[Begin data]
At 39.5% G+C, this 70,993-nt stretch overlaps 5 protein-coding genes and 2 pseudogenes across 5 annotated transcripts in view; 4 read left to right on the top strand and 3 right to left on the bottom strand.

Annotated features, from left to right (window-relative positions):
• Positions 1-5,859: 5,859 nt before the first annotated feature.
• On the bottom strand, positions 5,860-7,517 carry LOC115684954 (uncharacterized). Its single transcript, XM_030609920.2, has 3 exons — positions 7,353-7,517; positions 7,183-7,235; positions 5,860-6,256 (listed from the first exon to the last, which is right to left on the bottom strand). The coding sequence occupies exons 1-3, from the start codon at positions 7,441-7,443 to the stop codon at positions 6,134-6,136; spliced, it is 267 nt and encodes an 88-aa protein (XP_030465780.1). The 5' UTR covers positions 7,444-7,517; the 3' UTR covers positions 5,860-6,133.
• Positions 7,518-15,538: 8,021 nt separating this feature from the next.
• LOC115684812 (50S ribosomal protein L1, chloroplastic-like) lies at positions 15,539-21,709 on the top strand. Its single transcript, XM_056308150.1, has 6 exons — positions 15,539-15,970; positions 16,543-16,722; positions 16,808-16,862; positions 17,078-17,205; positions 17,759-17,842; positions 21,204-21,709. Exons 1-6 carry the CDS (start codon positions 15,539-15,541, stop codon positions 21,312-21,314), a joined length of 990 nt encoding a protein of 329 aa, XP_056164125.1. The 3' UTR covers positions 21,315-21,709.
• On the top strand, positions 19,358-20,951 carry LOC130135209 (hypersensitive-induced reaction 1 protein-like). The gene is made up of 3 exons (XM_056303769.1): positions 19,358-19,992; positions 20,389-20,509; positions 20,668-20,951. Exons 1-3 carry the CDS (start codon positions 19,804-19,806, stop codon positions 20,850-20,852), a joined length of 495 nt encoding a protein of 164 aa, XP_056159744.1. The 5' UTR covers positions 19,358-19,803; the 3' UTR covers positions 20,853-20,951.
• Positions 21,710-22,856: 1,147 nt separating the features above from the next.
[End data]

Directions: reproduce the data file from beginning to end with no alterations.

At 39.5% G+C, this 70,993-nt stretch overlaps 5 protein-coding genes and 2 pseudogenes across 5 annotated transcripts in view; 4 read left to right on the top strand and 3 right to left on the bottom strand.

Annotated features, from left to right (window-relative positions):
• Positions 1-5,859: 5,859 nt before the first annotated feature.
• On the bottom strand, positions 5,860-7,517 carry LOC115684954 (uncharacterized). Its single transcript, XM_030609920.2, has 3 exons — positions 7,353-7,517; positions 7,183-7,235; positions 5,860-6,256 (listed from the first exon to the last, which is right to left on the bottom strand). The coding sequence occupies exons 1-3, from the start codon at positions 7,441-7,443 to the stop codon at positions 6,134-6,136; spliced, it is 267 nt and encodes an 88-aa protein (XP_030465780.1). The 5' UTR covers positions 7,444-7,517; the 3' UTR covers positions 5,860-6,133.
• Positions 7,518-15,538: 8,021 nt separating this feature from the next.
• LOC115684812 (50S ribosomal protein L1, chloroplastic-like) lies at positions 15,539-21,709 on the top strand. Its single transcript, XM_056308150.1, has 6 exons — positions 15,539-15,970; positions 16,543-16,722; positions 16,808-16,862; positions 17,078-17,205; positions 17,759-17,842; positions 21,204-21,709. Exons 1-6 carry the CDS (start codon positions 15,539-15,541, stop codon positions 21,312-21,314), a joined length of 990 nt encoding a protein of 329 aa, XP_056164125.1. The 3' UTR covers positions 21,315-21,709.
• On the top strand, positions 19,358-20,951 carry LOC130135209 (hypersensitive-induced reaction 1 protein-like). The gene is made up of 3 exons (XM_056303769.1): positions 19,358-19,992; positions 20,389-20,509; positions 20,668-20,951. Exons 1-3 carry the CDS (start codon positions 19,804-19,806, stop codon positions 20,850-20,852), a joined length of 495 nt encoding a protein of 164 aa, XP_056159744.1. The 5' UTR covers positions 19,358-19,803; the 3' UTR covers positions 20,853-20,951.
• Positions 21,710-22,856: 1,147 nt separating the features above from the next.